Presentation on theme: "Your Medicine: Play it Safe. Your Health Care Team Doctors, nurse practitioners, and other medical professionals Nurses Pharmacists Use the link below."— Presentation transcript:
Your Health Care Team Doctors, nurse practitioners, and other medical professionals Nurses Pharmacists Use the link below for a medical record form to keep track of your doctors and pharmacy. www.mlanet.org/resources/consumers_senior/ your_meds_playing_it_safe.pdf
Play it Safe Tips 1.Give your health care team important information 2.Get the facts about your medicine 3.Stay with your treatment plan 4.Keep a record of your medicines
1. Give your health care team important information Tell your health care team about: –Prescription medication –Medicines you can buy without a prescription (aspirin, antacids, laxatives, or cough medicine) –Vitamins and dietary supplements (St. John’s Wort or gingko biloba) Use the medical record form below to keep track of your doctors and pharmacy. www.mlanet.org/resources/consumers_senior/ your_meds_playing_it_safe.pdf
Also tell your team about: Medicine allergies or if you’ve had problems with a medicine in the past Other doctors who have prescribed medicine for you or have suggested you take vitamins or herbal supplements Other illnesses or medical conditions Cost concerns
2. Get the facts about your medicine Be informed Read the prescription Know what your medicine is for Ask Questions –Talk to your doctor or pharmacist –Write down questions before your appointment Use the attached medical record form to keep track of your doctors and pharmacy.
Tips Write down your questions Take notes Bring a friend or family member Try to use the same pharmacy Read and save patient information Keep a list Make a copy of your list Use the attached form to keep track of your medications and supplements
3. Stay With Your Treatment Plan Take all your medications Ask your doctor about refills Tell your doctor about side effects Never give your prescription medicine to others Ask if you need tests to find out if your medicine is working
Tips – You Can Get Help Nurses Friends and Family can: –Visit the doctor with you –Talk to a pharmacist for you –Call you to remind you to take your medicine –Keep a record of what you take and when you take it
4. Keep a Record of Your Medicines Keeping a detailed record of your medications is important to you and your health care team Use the attached form to keep track of your medications and supplements Source: Your Medicine: Play it Safe. Patient Guide. AHRQ Publication No. 03- 0019, February 2003. Agency for Healthcare Research and Quality, Rockville, MD, and the National Council on Patient Information and Education, Bethesda, MD. http://www.ahrg.gov/consumer/safemeds/safemeds.htm (accessed August 2, 2006.
What Makes Health Information “Good”? And where can I find it?
Medical Resources on the Web Medical websites can be: –Valuable –Unreliable or have missing information Some simple questions can help you know the difference between “good” and “bad” medical websites.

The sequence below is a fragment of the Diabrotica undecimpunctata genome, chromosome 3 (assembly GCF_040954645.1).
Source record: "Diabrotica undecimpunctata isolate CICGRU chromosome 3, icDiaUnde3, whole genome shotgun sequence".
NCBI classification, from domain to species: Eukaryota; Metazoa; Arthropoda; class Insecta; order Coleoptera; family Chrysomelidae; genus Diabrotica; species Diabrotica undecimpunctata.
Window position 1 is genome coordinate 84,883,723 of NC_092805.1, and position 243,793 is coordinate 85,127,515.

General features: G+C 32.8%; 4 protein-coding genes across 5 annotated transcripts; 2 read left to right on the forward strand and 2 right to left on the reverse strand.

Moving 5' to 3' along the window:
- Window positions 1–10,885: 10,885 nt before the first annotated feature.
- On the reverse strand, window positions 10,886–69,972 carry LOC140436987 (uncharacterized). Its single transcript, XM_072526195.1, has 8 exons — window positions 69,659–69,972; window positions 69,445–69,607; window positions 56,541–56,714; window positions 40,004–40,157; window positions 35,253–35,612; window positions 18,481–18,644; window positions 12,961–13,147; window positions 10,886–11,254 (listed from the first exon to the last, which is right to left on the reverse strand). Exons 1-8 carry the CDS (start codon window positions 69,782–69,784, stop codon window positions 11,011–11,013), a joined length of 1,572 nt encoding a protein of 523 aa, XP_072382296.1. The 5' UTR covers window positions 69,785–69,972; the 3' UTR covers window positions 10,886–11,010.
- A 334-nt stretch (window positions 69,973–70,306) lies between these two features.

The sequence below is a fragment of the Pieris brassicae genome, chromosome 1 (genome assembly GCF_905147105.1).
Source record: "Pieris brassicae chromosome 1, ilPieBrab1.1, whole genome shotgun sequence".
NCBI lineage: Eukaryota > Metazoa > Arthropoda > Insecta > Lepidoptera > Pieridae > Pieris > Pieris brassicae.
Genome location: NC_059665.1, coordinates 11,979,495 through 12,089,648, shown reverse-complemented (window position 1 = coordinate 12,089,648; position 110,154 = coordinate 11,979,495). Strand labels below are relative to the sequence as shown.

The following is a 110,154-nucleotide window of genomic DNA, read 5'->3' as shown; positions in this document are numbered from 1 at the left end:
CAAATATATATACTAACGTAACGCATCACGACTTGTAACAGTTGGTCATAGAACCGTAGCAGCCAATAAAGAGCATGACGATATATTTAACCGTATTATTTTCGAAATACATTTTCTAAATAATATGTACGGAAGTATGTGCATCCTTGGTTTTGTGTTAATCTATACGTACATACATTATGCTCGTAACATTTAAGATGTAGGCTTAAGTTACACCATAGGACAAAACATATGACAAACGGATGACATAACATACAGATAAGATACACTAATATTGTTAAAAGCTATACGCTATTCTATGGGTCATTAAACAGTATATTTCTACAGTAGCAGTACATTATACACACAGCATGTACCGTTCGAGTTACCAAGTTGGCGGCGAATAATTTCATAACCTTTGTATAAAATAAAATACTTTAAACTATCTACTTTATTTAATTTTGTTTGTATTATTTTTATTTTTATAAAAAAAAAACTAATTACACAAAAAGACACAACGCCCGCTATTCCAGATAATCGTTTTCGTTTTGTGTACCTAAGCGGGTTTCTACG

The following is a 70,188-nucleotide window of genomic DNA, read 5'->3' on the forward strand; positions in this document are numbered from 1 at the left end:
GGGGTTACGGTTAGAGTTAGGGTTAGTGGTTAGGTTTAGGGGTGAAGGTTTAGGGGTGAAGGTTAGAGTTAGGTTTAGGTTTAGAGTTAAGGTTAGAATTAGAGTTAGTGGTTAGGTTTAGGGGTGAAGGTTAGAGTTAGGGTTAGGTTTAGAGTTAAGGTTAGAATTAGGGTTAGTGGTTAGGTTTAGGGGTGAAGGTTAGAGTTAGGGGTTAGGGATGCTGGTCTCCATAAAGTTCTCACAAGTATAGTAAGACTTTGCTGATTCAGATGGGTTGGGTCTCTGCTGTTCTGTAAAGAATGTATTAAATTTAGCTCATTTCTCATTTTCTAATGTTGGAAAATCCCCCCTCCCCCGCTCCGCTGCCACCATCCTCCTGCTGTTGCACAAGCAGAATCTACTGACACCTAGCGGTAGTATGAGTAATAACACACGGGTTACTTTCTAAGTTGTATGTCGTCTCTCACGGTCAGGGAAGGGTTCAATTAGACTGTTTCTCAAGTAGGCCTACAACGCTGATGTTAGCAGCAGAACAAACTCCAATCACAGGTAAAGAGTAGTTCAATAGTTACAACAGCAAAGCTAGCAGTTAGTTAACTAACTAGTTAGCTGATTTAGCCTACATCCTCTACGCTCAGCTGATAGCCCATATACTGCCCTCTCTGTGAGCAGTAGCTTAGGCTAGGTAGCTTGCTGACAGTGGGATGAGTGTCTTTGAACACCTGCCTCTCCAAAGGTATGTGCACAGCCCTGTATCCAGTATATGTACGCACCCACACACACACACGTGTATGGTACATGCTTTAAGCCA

10 Things to Know about Evaluating Medical Resources on the Web 1.Who runs the site? 2.Who pays for the site? 3.What is the purpose of the site? 4.Where does the information come from? 5.What is the basis of the information?
6.How is the information selected? 7.How current is the information? 8.How does the site choose links to other sites? 9.What information about you does the site collect and why? 10.How does the site manage interactions with visitors? Source: NCCAM Publication No. D142 http://nccam.nih.gov/health/webresources/, created February 19, 2002, accessed August 7, 2006.
Health Information on the Internet: Where do I begin? Medline Plus Medline Plus: Drugs, Supplements, and Herbal Information –Maintained by the Federal Government –Free –Remember, always discuss any new information with a health care professional
Questions to Ask When You are Prescribed a New Medication What is the name of the medicine? What is it supposed to do? Is it okay to substitute a less- expensive generic medicine? What is the dose? Are there possible side effects? How many refills do I get?
More Questions… What should I do If I miss a dose? What should I do if I accidentally take more than the recommended dose? Is there any written information I can take home with me?
Give the Doctor this information when he provides a new medication: Names of all your medications Any concerns you have If you are allergic to any medication If you have any side effects from a medication that has been prescribed to you
Follow-Up Appointment Questions Any problems you are having Any side effects Any new prescriptions you have started taking How you are feeling since you have started the medication Source: Quick Tips – When Getting a Prescription. AHRQ Publication No. 01- 0040c, May 2002. Agency for Healthcare Research and Quality, Rockville, MD. http://www.ahrg.gov/consumer/quicktips/tippresearch.htm (accessed August 2, 2006)